Last weekend “This American Life” and “Planet Money” ran a story by Chana Joffe-Walt examining the growth of the U.S. disability insurance system. Her report found that one in four residents of Hale County, Ala. get disability benefits. It was a thought-provoking and heart-wrenching report, but Century Foundation Fellow Harold Pollack says there is more to the story. Pollack, also an expert on disability policy at the University of Chicago’sSchool of Social Service Administration, says while the Joffee-Walt’s piece struck many good points, it oversimplified the disability insurance program. He chatted with WonkBlog’s Brad Plumer about the piece and his thoughts on America’s disability insurance program. Read the full interview on Washington Post’s WonkBlog. A short excerpt can be found below:

Brad Plumer:One of the big themes of the “This American Life” segment was that as the U.S. economy has slumped and jobs have vanished, disability insurance has essentially become the safety-net program of last resort. More people are now qualifying for disability than ever before — it now costs $260 billion per year. Is this really what the program is designed to do?

Harold Pollack: These tensions go back to the very beginning of this program. It has always been a matter of deep controversy and anxiety about how to draw the boundaries between eligibility and non-eligibility. And the worry among fiscal conservatives has always been that it would become a backstop income guarantee for people who couldn’t find a job.

If you go back to 1985 and look at Jerry Mashaw’s book “Bureaucratic Justice,” even then there’s an interesting account of how the agency has tried to deal with these problems, and how one can fairly and accurately make determinations for hundreds of thousands of applicants. It’s not feasible to stage an OJ-style trial for everyone who applies for disability, but you still want real and defensible standards for who qualifies and who doesn’t.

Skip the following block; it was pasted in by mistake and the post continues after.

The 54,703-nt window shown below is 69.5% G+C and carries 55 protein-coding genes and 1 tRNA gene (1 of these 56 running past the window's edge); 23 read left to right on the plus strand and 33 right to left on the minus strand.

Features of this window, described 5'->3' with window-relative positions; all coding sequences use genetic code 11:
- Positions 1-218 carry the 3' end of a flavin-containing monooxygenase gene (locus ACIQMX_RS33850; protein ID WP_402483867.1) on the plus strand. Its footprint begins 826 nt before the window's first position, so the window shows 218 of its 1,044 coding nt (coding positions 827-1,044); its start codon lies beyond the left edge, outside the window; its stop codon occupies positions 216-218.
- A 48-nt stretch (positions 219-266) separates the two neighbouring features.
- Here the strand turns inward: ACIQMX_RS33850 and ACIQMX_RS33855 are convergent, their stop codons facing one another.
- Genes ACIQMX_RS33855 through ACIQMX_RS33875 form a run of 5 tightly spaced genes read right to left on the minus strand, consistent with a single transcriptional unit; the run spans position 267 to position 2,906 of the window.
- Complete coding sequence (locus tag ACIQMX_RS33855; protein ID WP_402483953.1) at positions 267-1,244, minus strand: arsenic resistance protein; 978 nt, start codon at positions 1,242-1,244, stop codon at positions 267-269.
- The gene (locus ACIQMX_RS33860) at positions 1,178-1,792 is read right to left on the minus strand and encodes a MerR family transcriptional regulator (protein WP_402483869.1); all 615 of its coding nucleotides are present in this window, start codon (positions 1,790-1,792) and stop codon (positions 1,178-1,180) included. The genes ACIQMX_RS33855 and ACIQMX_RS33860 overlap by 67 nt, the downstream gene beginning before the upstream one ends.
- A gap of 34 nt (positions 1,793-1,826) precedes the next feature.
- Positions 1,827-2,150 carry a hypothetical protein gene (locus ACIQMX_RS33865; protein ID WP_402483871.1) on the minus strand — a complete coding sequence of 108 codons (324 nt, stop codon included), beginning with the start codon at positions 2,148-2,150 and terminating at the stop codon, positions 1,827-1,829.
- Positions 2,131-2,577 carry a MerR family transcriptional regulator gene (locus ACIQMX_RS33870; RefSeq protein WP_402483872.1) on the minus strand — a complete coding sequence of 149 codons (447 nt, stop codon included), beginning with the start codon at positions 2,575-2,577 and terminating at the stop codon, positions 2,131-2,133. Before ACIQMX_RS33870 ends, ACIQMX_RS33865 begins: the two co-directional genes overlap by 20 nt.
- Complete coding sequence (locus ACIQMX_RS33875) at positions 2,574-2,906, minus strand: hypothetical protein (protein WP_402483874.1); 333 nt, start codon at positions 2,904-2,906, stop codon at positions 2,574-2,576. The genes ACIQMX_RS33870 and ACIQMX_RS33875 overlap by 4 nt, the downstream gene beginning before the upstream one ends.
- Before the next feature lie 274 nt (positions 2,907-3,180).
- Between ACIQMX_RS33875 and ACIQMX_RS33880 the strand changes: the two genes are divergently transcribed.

But the program is also a lot more stringent than that “This American Life” piece would have you believe. The fact is, the majority of applicants are denied, and there are qualified diagnoses that are very stringently applied.

BP: One thing we’ve seenis that more and more people have qualified as disabled during the recession. Some of that is simply due to the unavoidable fact that America’s getting older. But some is due to unemployment. If there are strict standards, how can that be?

HP:Disability really does need to be thought about in the context of economic opportunities. If you have a bad back, and the only jobs available are manual labor, that’s a real limitation. You’re unable to work. So it very much matters that we’re in a deep recession, and a lot of the opportunities people faced are limited.

You can’t remove the economic context from the disability conversation. I don’t know about the particular physician they discussed [in Hale Country, where one in four residents qualified for disability], that might not be totally consistent with what the program’s intended to do. But I can certainly see where he’s coming from.

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